Read the following two passages about music classes, noting what they have in common and where they differ.
Passage #1: “Music Education”
Music education is a field of study associated with the teaching and learning of music. It touches on all learning domains, including the psychomotor domain (the development of skills), the cognitive domain (the acquisition of knowledge), and, in particular and significant ways, the affective domain (the learner’s willingness to receive, internalize, and share what is learned), including music appreciation and sensitivity. Music training from preschool through post-secondary education is common in most nations because involvement with music is considered a fundamental component of human culture and behavior. Music, like language, is an accomplishment that distinguishes humans as a species.
During the 20th century, many distinctive approaches were developed or further refined for the teaching of music, some of which have had widespread impact. The Dalcroze method (eurhythmics) was developed in the early 20th century by Swiss musician and educator Émile Jaques-Dalcroze. The Kodály Method emphasizes the benefits of physical instruction and response to music. The Orff Schulwerk “approach” to music education leads students to develop their music abilities in a way that parallels the development of western music.
At the university level, students in most arts and humanities programs receive academic credit for music courses such as music history, typically of Western art music, or music appreciation, which focuses on listening and learning about different musical styles. In addition, most North American and European universities offer music ensembles – such as choir, concert band, marching band, or orchestra – that are open to students from various fields of study. Most universities also offer degree programs in music education, certifying students as primary and secondary music educators. Advanced degrees such as the D.M.A. or the Ph.D can lead to university employment. These degrees are awarded upon completion of music theory, music history, technique classes, private instruction with a specific instrument, ensemble participation, and in depth observations of experienced educators. Music education departments in North American and European universities also support interdisciplinary research in such areas as music psychology, music education historiography, educational ethnomusicology, sociomusicology, and philosophy of education.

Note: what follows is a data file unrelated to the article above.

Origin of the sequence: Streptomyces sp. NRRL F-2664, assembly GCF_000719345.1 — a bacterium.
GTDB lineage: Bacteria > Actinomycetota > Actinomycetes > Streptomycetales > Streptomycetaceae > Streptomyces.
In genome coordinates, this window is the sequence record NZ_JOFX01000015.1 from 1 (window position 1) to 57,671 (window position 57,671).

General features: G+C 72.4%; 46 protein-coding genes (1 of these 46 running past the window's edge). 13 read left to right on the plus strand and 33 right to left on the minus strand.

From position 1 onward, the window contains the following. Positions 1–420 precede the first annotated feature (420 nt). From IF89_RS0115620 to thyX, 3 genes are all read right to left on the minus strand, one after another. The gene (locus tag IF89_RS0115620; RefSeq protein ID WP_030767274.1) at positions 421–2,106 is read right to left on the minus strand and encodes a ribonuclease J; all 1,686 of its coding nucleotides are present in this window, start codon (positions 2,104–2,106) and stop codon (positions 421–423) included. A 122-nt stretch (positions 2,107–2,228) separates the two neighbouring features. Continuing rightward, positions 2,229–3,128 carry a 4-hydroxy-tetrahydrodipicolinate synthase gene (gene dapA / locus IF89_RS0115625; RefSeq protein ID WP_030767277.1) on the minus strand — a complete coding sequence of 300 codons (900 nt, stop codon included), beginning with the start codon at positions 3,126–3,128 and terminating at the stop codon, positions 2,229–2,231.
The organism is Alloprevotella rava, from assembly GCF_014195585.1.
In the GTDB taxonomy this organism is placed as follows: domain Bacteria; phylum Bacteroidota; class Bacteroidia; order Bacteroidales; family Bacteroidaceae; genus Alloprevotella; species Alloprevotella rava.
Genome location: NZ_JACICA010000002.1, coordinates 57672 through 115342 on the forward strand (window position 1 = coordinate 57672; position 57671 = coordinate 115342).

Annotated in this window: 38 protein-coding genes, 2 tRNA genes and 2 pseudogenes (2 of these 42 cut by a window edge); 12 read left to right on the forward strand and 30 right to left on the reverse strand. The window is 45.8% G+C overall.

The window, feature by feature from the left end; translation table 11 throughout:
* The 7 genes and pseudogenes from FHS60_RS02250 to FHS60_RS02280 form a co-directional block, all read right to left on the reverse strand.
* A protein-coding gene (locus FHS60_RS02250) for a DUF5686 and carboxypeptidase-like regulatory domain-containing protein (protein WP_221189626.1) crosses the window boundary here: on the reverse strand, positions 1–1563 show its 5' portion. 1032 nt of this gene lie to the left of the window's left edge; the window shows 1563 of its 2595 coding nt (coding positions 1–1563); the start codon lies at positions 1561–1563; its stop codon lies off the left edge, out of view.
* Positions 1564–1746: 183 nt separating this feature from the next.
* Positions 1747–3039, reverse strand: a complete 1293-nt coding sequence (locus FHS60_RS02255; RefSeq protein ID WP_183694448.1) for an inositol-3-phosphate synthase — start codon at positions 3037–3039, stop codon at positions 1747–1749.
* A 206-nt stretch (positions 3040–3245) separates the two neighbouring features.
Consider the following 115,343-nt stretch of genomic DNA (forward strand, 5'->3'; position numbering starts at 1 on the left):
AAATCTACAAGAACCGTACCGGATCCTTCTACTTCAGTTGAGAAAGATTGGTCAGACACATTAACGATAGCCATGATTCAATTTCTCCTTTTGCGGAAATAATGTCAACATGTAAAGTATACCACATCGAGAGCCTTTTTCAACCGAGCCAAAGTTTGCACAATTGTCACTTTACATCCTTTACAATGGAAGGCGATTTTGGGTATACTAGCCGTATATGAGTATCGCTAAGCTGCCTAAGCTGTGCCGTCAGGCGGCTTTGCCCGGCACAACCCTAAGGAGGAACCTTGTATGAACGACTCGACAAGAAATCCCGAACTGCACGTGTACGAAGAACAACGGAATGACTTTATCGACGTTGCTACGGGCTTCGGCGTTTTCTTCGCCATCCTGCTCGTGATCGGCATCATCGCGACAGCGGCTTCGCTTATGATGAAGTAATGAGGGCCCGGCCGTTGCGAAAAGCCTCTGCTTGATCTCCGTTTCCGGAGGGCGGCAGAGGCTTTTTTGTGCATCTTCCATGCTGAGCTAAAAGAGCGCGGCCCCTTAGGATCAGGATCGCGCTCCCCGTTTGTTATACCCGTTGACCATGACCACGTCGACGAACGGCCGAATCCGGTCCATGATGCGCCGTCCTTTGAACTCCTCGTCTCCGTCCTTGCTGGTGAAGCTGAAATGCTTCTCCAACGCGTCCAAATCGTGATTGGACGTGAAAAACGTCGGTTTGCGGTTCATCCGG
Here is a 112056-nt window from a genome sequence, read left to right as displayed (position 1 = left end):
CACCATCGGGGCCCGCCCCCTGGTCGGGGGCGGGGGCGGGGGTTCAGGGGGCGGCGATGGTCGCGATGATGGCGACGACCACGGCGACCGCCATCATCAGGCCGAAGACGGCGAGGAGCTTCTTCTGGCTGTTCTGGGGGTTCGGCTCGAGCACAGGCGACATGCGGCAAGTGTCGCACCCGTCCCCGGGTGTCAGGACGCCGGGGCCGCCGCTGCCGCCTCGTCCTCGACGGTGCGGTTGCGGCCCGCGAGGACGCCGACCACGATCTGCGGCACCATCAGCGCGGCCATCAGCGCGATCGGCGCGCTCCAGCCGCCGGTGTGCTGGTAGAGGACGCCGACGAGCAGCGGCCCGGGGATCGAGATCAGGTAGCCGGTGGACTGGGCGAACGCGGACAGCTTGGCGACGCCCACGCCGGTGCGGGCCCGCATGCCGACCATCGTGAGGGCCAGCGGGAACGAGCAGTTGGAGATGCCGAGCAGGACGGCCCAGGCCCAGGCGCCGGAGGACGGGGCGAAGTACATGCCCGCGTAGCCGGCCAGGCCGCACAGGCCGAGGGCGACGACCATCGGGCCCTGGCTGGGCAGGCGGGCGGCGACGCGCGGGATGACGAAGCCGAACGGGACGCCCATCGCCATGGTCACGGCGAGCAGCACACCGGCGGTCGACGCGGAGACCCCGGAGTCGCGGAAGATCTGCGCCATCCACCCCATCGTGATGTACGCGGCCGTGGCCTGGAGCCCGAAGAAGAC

Passage #2: “Why Music Lessons Need to Keep Up with the Times”
Some 150 years ago, if you wanted to listen to music, you would have to perform it yourself or be in the presence of musicians.
With Thomas Edison’s phonograph in 1877 came the ability to record music. At that point, the ways that people could be musical changed forever. Humans could artfully organize their musical worlds around recorded music that they did not necessarily create themselves.
Since then people have engaged in an endless array of musical endeavors that have been recorded. In fact, the ability to record music has shifted our musical experience – from both a maker and a consumer perspective.
The question is: has students’ learning kept pace with these changes that started happening more than a century ago? Or, is it way past time for music education to undergo a metamorphosis of sorts, as some scholars have suggested?
I teach music and conduct research in the area of music curriculum development. What is currently offered in music classes is almost exclusively large instrumental and vocal ensembles that perform under the direction of one person. However, there has been a fundamental shift in how people experience music in the world. I believe music classes today should teach students to create, record and share their music that comes from their personal interests.
School doesn’t teach the music students love
The average American adolescent listens to music for approximately 4.5 hours per day. So, 18 percent of all of the time in their lives is spent bathing themselves in the sounds that inspire them.
Much of the music that adolescents listen to is created digitally and produced through software, keyboards, touch pads, guitars and drums kits. However, music in the schools is based on conservatory models of musical transmission with roots in Western European art music.
Furthermore, classical music accounts for merely 1.4 percent of music sales in the world. Yet, nearly all school music offerings are classical music-based.
So, we have a supply-and-demand crisis in school-supported music teaching and learning. Music classes do not offer what most students want to learn. As a music teacher in the state of Michigan for nine years (before becoming a music professor), I saw many students who loved music, but just didn’t love the school music options. Only 10 percent of students at the secondary level nationally end up enrolling in music classes.
Which of these passages did you enjoy reading more? Why?
What differences between the two passages stand out to you? Type these differences here.
What similarities in the passages are apparent to you? Type these similarities here.
Both passages here are excerpts from longer essays. Which of these would you want to keep reading to
- gain a deeper understanding of the history of U.S. music education?
- convince a friend to enroll in a college music course with you?
- prepare a presentation for a school board meeting about how to attract more students to music classes?